Politics has long depended on marketing, with a leader’s image being critical to any political campaign. But marketeers, and brands in particular, have historically tried as hard as possible to avoid politics. However as the political scene has become more divisive, especially in the wake of Brexit, the rise of Marine Le-Pen in France and the election of President Trump in the US, brands have found themselves drawn into the political debate unwillingly. During the US presidential election, Kellogg’s took the decision not to advertise on a website championing Trump, reportedly after some customers expressed disapproval. But the news website in question, Breitbart, hit back, labelling Kellogg’s un-American, cowardly and launched a #dumpkellogg’s campaign in retaliation.
Meanwhile, in the UK, an online campaign called Stop Funding Hate set out to stop high profile brands from advertising in the Daily Mail because of its reports on immigration and refugees. The power of social media gave the campaign the legs to take off. Lego opted to stop promoting its products with the newspaper. But John Lewis and Marks & Spencer, both specifically targeted by the campaign, held firm and vowed not to enter the debate. Companies can also be drawn into politics through the views of the celebrities they endorse or brand ambassadors. Gary Lineker, for example, said he had spoken to Walkers crisps about the refugee crisis and the Stop Funding Hate campaign. Again, Walkers chose to resist his intervention.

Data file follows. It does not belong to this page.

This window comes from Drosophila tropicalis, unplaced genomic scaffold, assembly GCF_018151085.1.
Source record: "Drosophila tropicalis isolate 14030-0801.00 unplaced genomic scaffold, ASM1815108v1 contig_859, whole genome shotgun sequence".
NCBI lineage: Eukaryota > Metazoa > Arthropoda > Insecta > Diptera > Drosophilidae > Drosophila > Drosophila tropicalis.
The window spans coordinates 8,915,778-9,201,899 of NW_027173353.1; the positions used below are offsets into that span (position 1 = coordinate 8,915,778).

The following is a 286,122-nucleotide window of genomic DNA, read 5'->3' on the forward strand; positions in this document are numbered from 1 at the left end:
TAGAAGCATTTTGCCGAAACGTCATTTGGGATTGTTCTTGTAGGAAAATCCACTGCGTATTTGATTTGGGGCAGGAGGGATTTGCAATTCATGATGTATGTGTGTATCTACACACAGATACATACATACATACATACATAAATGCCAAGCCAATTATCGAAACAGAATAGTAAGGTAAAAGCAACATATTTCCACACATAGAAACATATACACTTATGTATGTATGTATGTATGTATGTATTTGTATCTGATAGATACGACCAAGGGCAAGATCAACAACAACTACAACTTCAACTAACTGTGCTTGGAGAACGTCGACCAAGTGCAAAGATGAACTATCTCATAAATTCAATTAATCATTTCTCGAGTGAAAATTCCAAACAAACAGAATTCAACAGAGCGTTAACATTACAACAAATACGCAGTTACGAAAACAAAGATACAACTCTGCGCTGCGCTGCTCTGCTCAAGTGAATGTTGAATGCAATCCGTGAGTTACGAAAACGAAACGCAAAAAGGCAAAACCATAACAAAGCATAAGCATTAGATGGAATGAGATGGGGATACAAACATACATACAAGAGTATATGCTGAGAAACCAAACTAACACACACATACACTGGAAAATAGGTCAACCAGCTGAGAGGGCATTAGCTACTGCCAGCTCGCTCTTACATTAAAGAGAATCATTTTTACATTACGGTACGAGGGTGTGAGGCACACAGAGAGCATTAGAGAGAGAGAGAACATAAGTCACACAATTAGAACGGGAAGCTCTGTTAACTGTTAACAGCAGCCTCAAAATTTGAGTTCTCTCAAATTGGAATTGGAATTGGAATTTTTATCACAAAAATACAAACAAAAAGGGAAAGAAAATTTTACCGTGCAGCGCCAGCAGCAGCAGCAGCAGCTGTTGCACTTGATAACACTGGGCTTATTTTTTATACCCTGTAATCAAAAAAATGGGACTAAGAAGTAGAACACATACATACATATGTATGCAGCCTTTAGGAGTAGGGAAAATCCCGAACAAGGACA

So should brands pick sides in a political battle? The forthcoming election in the UK will serve to reignite the deep divisions caused by Brexit, raising the question of whether companies – and their brands by association – want to reveal their position. One agency turned the argument on its head, and researched which brands resonated most with Leave or Remain supporters, arguably providing useful information for future sales strategies. Brands want to be relevant to their consumers, and understand what motivates them. They want to get under their customer’s skin and tap into cultural, financial and business trends. While the risk of a brand taking a political position is obvious, potentially alienating a large percentage of hard-to-win customers, it seems there is also a risk in not having a strategy in place to address these hot-potato political issues when they arise.